What is the origin of the explanation that Joshua's long day was actually an extension of the previous night?
Recently when studying Joshua 10 and the "long day," I encountered an explanation of the event that posits that in the morning Joshua actually asked that the darkness be extended so that his soldiers could do battle without the heat of the sun. As a result, God sent a storm that darkened the sky with clouds, but the day/night was not literally extended (as by the earth's rotation slowing down, etc.).
I found this argument first in Hard Sayings of the Bible, and here's a briefer rendition from New Bible Commentary (1970), page 244, by Hugh J. Blair:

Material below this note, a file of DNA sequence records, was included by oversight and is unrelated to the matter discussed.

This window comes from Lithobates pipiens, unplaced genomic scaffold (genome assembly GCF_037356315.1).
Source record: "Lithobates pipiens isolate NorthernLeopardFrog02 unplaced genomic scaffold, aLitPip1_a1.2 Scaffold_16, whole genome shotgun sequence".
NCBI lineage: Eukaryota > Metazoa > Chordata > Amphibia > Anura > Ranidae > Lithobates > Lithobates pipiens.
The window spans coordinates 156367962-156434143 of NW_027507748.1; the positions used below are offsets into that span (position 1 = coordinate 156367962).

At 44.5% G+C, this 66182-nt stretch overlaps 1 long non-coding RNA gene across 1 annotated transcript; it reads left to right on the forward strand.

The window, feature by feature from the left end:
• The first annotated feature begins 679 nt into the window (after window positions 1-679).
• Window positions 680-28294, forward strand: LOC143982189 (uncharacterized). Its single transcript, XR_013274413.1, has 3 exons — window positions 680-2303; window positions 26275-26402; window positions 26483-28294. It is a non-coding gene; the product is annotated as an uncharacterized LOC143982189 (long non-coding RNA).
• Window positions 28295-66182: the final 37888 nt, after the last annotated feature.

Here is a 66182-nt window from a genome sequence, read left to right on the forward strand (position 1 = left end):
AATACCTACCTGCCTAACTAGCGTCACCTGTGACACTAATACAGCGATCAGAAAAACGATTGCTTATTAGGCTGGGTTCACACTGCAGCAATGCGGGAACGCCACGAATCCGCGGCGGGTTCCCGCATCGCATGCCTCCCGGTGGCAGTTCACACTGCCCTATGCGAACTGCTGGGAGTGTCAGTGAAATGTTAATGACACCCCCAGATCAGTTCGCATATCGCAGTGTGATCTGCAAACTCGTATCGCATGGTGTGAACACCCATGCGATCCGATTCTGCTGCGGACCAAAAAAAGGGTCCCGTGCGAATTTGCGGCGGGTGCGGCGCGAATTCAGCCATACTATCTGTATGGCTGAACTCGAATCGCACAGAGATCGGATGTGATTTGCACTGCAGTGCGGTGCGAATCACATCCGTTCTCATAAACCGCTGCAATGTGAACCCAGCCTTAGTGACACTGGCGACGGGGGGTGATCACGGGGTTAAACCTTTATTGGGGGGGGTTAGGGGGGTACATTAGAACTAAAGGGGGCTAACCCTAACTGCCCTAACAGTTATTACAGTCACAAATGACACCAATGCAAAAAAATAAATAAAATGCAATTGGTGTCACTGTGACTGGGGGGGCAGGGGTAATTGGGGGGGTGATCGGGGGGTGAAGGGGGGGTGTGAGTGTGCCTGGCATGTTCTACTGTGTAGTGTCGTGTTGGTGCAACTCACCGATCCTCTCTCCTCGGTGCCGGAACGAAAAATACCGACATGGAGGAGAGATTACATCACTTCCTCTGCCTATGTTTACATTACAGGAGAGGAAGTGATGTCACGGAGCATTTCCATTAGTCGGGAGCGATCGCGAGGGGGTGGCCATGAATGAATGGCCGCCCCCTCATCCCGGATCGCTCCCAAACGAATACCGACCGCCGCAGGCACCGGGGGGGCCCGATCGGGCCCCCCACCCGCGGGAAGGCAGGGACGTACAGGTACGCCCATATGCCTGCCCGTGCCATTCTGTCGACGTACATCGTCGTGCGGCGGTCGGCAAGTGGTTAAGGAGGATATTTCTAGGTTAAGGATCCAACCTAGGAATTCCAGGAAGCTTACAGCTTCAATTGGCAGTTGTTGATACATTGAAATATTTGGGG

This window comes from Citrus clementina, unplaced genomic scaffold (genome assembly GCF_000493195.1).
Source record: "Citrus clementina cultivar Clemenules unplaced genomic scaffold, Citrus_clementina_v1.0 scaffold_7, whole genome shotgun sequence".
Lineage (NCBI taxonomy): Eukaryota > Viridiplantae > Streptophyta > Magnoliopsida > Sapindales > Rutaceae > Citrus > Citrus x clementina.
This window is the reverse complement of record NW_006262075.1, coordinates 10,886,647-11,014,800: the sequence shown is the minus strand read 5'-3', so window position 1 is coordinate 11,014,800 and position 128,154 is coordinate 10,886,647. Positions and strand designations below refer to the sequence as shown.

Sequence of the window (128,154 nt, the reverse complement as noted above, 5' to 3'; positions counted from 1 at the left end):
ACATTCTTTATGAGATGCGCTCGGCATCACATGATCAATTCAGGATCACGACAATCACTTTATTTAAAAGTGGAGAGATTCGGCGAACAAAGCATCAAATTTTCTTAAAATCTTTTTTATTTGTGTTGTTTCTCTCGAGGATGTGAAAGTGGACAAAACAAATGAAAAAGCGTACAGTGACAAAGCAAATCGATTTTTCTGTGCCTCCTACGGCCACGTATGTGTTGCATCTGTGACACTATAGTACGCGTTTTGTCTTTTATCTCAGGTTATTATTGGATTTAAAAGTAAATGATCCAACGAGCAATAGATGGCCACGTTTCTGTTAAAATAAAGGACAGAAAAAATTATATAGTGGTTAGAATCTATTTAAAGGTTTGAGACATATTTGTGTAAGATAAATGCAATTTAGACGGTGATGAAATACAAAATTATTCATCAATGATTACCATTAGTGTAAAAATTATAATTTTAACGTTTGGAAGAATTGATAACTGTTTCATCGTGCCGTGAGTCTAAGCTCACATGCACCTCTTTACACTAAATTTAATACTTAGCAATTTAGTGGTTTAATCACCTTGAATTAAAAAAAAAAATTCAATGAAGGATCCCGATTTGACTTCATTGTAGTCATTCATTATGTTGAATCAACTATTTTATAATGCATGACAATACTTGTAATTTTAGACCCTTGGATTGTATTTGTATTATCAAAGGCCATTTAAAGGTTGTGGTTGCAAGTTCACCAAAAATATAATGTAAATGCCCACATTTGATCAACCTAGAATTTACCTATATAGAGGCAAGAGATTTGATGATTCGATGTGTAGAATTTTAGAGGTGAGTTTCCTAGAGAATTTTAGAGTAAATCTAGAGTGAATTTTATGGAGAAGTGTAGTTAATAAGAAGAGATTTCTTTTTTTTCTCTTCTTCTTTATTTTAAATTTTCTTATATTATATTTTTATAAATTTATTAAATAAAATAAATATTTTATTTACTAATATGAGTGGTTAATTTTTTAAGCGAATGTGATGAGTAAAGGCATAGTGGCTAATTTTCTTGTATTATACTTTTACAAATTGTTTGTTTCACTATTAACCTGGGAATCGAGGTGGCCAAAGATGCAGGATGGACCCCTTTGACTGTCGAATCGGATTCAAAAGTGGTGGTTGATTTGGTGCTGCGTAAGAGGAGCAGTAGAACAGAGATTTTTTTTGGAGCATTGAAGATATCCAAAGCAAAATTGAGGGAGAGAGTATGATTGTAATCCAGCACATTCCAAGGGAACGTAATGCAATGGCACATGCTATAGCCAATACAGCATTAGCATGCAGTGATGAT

It has usually been assumed that Joshua prayed for the day to be prolonged. But is it not possible that what Joshua needed even more, since, as is expressly stated in v.9, he came upon the camp of the enemy by night, was that the darkness continue and the night be prolonged for a surprise attack? That it was early morning when he made his request is evident from the position of the moon in the valley of Aijalon (to the west) and the position of the sun over Gibeon (to the east) (v.12). The answer came in a hailstorm which had the effect of prolonging the darkness.
This interpretation seems to rest primarily on textual considerations, not scientific ones, so it seems plausible that it could have been proposed a long time ago. What is the origin of this explanation of Joshua's long day of Joshua 10? Who first came up with it?